God bless you!  Fr. Joseph

 

FROM FATHER YOUNG

THE FIRST SUNDAY OF LENT

A lot of people, especially kids, give up candy for Lent – and then devour it at Easter till their stomachs almost burst.   I read a story online about a father who wanted to urge his kids to move beyond just giving something up for Lent.  He encouraged them to make a real change in their lives, start doing something good and turn away from bad habits.  His son decided that he was going to stop fighting with his brothers and sisters.  Commendable!  A couple of weeks into Lent the father asked his son how things were going with what he had decided to DO for Lent.  He said, “I’m doing pretty good, Dad…but boy, I can’t wait till Easter.”

So what are you doing for Lent this year?  How are you living out the 40 days; by being more prayerful, by fasting or offering alms?  Here are some activities that are happening in our parish which you might like to consider in order to live out this Lenten journey and uniting yourself more closely with Christ.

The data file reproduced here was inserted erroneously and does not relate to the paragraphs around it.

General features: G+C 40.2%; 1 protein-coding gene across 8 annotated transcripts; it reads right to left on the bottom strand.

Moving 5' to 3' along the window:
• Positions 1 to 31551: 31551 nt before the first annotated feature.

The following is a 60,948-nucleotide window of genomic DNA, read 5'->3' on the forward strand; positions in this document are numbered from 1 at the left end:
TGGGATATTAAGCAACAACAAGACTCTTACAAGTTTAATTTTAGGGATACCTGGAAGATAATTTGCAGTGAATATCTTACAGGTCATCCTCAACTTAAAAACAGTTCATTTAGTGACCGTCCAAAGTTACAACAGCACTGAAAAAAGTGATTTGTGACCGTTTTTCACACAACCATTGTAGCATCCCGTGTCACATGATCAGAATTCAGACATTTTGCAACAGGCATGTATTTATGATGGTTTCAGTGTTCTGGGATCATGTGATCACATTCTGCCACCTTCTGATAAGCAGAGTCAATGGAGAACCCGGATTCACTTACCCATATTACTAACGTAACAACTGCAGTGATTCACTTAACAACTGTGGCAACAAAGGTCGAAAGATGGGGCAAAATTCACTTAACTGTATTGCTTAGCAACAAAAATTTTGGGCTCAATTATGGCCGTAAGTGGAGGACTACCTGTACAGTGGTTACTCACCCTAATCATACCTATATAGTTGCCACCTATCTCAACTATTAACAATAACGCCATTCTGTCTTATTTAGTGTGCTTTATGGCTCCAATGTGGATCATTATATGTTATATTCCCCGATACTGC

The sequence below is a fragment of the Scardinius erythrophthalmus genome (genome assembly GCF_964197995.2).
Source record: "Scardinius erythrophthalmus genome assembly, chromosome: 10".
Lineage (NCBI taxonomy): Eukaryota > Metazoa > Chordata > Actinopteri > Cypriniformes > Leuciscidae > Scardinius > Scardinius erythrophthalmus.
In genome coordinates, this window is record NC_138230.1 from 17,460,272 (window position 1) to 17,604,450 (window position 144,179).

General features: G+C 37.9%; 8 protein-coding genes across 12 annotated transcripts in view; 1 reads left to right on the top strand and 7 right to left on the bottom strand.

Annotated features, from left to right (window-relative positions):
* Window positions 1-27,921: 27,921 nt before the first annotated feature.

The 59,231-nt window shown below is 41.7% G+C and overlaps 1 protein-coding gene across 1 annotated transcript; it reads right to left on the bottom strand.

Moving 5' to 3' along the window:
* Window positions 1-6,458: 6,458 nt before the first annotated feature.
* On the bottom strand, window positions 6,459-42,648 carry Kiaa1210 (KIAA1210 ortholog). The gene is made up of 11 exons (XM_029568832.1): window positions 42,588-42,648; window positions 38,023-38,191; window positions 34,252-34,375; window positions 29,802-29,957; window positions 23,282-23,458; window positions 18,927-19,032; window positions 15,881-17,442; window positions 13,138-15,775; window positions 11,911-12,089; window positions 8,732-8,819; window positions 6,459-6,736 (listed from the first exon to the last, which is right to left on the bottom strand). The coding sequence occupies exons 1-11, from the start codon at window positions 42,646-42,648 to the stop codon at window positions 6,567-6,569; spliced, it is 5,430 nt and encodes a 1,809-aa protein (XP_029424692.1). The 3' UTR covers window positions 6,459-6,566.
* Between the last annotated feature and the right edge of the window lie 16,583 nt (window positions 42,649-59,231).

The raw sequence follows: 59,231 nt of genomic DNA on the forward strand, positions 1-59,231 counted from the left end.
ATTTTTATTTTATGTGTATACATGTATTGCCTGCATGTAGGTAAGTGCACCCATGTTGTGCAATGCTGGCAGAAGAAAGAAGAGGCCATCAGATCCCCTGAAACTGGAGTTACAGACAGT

Each Friday during Lent, the parish hosts either a Knights of Columbus Fish Fry (Feb 16, Mar 2 &16 at 5:00 pm) or a Lenten Supper (Feb 23, Mar 9 & 23  at  5:30 pm).  This is a great opportunity to come together as a parish community, allowing others to serve us as their Lenten sacrifice.  After we fill our stomachs, we will pray the Stations of the Cross in the Church at 7:00 pm.  One of my most favorite devotions, especially during Lent, is to pray the Stations, to truly meditate and walk the path of Christ to Calvary, helping to see the sacrifice He gave for our salvation, also helping us join our own sacrifices to His.  Following Stations we are going to have a ten minute witness from a member of our parish on how they carry the crosses that are in their lives.  This past Friday, Deacon Roger Heidt gave us a wonderful reflection, allowing us an opportunity to enter into the sacrifices his family has made.  In turn, it helped us to understand and even more easily accept our own crosses.